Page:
As preparations — and a race against time — continued for the anticipated strain of the coronavirus on hospitals, New Jersey was declared a major disaster area by President Donald Trump, and officials across Pennsylvania scrambled Thursday to find hospital space and much-needed supplies to care for the growing number of ill people.

The New Jersey health commissioner warned that the state was nearing the patient surge officials have been trying to combat, and ordered three major hospitals across the state to help mount field hospitals in the coming weeks. The state put in another order for supplies from the federal government, seeking 4.5 million N95 masks and 2,500 ventilators.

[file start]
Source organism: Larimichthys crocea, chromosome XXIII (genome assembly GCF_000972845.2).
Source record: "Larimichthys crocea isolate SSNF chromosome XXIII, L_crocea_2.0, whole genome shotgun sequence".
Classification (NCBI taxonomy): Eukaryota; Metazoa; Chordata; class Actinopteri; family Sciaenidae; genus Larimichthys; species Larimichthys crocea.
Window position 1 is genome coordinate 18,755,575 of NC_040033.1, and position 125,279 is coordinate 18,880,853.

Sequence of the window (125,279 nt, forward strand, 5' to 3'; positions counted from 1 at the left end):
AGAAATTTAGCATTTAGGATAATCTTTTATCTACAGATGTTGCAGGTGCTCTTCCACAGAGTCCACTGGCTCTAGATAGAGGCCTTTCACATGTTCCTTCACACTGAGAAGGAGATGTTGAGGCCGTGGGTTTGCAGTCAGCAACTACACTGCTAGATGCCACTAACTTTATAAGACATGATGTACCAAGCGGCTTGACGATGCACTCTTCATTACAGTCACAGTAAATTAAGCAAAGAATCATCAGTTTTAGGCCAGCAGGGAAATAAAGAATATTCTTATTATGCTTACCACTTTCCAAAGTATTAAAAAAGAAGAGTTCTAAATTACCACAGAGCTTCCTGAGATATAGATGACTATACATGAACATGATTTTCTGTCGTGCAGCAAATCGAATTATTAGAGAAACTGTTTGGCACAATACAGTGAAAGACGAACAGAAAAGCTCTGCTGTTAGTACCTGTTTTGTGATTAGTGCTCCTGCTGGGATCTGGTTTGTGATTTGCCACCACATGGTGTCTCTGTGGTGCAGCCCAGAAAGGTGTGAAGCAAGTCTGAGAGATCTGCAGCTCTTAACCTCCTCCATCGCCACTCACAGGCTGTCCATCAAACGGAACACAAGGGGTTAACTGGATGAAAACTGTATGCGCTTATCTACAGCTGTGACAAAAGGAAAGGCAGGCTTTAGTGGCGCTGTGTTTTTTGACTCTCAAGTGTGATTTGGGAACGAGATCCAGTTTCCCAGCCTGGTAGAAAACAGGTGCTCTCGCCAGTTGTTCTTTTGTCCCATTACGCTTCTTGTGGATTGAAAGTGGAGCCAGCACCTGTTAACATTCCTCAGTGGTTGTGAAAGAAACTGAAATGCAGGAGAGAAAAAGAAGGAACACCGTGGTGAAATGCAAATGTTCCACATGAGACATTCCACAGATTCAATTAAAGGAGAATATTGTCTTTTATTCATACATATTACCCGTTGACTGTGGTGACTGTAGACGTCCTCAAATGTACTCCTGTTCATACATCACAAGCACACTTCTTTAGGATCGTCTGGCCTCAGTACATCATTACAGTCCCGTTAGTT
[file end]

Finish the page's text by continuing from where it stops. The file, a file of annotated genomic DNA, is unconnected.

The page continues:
Meanwhile, Pennsylvania officials said they were “scouring the state and the country” to find any medical supplies available for purchase, and Gov. Tom Wolf said the state needs more beds and ventilators “as soon as possible.”

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New Jersey was approaching 7,000 cases of the coronavirus, with 81 people dead, and Pennsylvania neared 1,700 cases on Thursday. The number of new cases reported in Pennsylvania Thursday — 560 positive tests — was double the number reported Wednesday.

Delaware reported its first coronavirus death Thursday, a 66-year-old man from Sussex County who was hospitalized out of state. The state tallied 130 cases, most in New Castle County.

Eleven of the 16 people who have died from the coronavirus in Pennsylvania were over age 65, Health Secretary Rachel Levine said. Montgomery County reported its third death and 313 cases. Bucks County had 107 cases, Chester County had 84, and Delaware County had 156.